Do you enjoy performing?
I do. I was incredibly nervous when I first started but once I got a bit more comfortable being up on stage I love it – I love that interaction with the audience and communicating with them and hopefully making that connection that you hope to make when you’re writing songs … It can be surprisingly stressful sometimes. Sometimes I feel like I get more nervous when there’s an audience full of people I know who haven’t seen me perform yet, whereas you’d think you’d get more nervous in front of strangers – but maybe you think people who know you will have some expectation that you’re going to have to confront [laughs].
Your voice has so much richness and nuances in it, and one thing that people who don’t sing may not realise is that the environment and different conditions can affect a voice. Does the humidity [in Far North Queensland] do anything to your voice?
I guess I’ve got to be a little bit careful – I’m asthmatic as well and get some sinus problems, so I have to be a bit careful of things like damp air. And I’m allergic to hay, which I’ve discovered by performing in festivals – I have to make sure I dose myself up to protect myself when I go and play on a beautiful stage with a lovely hay seating area I don’t end up getting all stuffy and itchy.
It sounds like you might have found that out the hard way.
Luckily I figure it out while sitting watching an act rather than while I was performing. But I did have to ask some people once – it was the last night party of a festival, sort of the closing party, and people were sort of frolicking in the hay, rolling around and throwing it in the air, and I did have to say, ‘Hey, guys, can you give it ten or fifteen minutes without doing that?’ [laughs]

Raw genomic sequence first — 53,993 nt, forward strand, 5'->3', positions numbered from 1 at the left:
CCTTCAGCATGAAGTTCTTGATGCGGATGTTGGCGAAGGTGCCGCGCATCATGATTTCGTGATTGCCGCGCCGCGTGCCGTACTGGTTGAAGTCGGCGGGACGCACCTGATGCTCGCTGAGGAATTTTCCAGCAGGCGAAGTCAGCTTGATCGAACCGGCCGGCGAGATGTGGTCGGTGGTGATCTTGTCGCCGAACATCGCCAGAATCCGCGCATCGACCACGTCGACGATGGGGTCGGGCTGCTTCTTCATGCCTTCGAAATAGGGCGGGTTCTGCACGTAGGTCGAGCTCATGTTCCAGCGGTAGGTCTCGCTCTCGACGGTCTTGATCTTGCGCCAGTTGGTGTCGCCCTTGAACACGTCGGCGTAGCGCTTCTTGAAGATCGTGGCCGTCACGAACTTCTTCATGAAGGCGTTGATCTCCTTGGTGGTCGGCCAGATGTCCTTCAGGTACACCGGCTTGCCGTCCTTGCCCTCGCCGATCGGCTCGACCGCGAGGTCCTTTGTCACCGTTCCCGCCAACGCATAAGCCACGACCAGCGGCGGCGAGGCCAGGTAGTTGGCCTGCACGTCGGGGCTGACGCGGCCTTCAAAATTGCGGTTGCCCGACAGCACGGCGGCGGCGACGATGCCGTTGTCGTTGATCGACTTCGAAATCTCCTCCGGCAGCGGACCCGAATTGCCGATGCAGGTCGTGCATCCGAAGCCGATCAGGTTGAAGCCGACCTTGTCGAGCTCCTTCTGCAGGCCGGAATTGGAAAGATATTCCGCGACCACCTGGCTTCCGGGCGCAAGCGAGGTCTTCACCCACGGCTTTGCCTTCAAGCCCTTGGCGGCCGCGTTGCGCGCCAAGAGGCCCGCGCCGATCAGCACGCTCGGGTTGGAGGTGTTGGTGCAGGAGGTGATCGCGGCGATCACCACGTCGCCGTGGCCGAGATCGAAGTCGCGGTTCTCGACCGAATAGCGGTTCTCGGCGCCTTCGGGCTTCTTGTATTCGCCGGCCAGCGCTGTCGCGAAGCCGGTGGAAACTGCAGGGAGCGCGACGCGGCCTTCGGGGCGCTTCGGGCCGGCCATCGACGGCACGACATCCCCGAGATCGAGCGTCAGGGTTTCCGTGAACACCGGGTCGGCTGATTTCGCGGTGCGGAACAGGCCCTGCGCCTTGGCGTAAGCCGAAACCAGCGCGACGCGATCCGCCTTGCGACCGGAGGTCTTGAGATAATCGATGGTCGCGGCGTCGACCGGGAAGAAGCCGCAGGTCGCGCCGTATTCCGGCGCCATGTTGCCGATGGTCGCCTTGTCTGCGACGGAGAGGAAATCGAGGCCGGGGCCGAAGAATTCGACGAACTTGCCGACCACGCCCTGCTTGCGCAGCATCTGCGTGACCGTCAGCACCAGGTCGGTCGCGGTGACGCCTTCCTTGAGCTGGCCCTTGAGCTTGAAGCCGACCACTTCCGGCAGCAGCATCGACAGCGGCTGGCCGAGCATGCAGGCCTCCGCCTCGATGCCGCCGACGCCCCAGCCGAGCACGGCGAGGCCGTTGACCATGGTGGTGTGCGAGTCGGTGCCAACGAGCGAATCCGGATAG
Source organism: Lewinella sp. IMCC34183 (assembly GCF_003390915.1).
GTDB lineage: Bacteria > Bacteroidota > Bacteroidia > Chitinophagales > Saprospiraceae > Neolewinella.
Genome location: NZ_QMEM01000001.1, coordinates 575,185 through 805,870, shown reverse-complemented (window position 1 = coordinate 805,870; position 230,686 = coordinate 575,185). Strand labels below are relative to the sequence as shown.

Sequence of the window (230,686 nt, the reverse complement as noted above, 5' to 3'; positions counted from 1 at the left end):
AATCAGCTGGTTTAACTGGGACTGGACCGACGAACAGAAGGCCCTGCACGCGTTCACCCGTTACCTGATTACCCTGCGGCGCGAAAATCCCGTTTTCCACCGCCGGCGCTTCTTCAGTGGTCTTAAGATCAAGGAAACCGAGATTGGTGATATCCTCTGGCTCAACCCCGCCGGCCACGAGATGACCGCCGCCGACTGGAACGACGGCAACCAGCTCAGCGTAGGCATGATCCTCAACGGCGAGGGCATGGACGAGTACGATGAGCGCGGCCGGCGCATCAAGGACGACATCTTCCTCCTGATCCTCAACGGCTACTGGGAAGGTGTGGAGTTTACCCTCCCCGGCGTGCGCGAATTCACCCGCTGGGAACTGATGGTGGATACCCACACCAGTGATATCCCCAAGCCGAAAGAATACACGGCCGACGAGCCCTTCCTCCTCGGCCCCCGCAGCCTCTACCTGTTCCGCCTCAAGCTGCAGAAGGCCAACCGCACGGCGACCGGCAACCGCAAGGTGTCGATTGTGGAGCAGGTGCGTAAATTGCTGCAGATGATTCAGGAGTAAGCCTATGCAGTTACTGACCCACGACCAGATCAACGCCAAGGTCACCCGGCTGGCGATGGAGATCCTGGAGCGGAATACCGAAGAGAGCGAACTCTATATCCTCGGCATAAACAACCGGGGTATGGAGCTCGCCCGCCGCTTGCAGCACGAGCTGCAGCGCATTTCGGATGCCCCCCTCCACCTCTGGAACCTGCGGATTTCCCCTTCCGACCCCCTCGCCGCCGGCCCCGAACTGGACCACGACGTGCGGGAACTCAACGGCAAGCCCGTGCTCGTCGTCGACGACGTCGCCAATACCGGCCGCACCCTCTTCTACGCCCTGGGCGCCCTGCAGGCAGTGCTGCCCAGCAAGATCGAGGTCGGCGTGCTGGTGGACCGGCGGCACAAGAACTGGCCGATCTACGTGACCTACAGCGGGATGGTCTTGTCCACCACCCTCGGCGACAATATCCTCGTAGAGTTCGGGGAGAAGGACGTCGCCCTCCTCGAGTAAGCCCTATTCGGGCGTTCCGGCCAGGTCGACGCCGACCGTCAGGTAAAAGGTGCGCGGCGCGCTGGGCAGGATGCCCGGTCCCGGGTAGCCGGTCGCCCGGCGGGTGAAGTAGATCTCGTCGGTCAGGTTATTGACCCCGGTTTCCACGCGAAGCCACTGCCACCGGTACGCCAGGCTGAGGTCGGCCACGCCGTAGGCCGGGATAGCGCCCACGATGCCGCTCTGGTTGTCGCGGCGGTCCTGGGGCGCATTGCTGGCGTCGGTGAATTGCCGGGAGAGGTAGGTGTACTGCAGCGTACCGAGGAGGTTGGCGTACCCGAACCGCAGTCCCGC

Now we’re talking about the first single from your EP, and the EP has a few tracks on it. Are these tracks that you’ve written yourself? Have you worked with other writers? How has the EP come together?
They’re all tracks I’ve written myself. I’m looking forward to hopefully doing some collaborative writing but so far I’ve just been writing by myself, which I guess seemed like a good place to start at the time when I first had the inspiration of ‘you have to write this song right now’. And it was a good learning process to start writing by myself. I did actually write half a song with a friend who had written half the lyrics and the melody already and asked me if I’d think about writing the other half, but that’s about as close as I’ve come to properly writing a song with someone else.
I supposed everybody has their method – some people want to play nicely with others and some people just want to play in the sandbox on their own!
[Laughs] I really enjoy working with other people and there’s definitely that kind of excitement of what would that other person come up with that you could work on together, bouncing ideas around and seeing somebody writing in a totally different style to one you’d approached yourself. I reckon that could be quite a lot of fun.
I haven’t heard the whole EP but it sounds like the tracks cover a range of musical styles. Given that you have access to different styles, when you’re writing a song do you write the lyrics and then think of what sort of style might fit it, or do you start with a general idea of how the song will sound and then you kind of work on it together with the lyrics and the music?
I probably start with the sound first. A melody tends to start things off for me, and sometimes that could be something I think of when you’re at work, at the day job, or on my bicycle. Sometimes I’m just jamming around with my guitar trying to rehearse something else and I get an idea. Usually I have an idea of the feel once I start playing around with the melody, then often the lyrics will start flowing after I’ve got the melody down. Sometimes it happens all at once so I quickly press record on something trying to get whatever comes out and try to work on it later to refine it a little bit. I don’t think I’ve ever written the perfect song from the get-go – yet.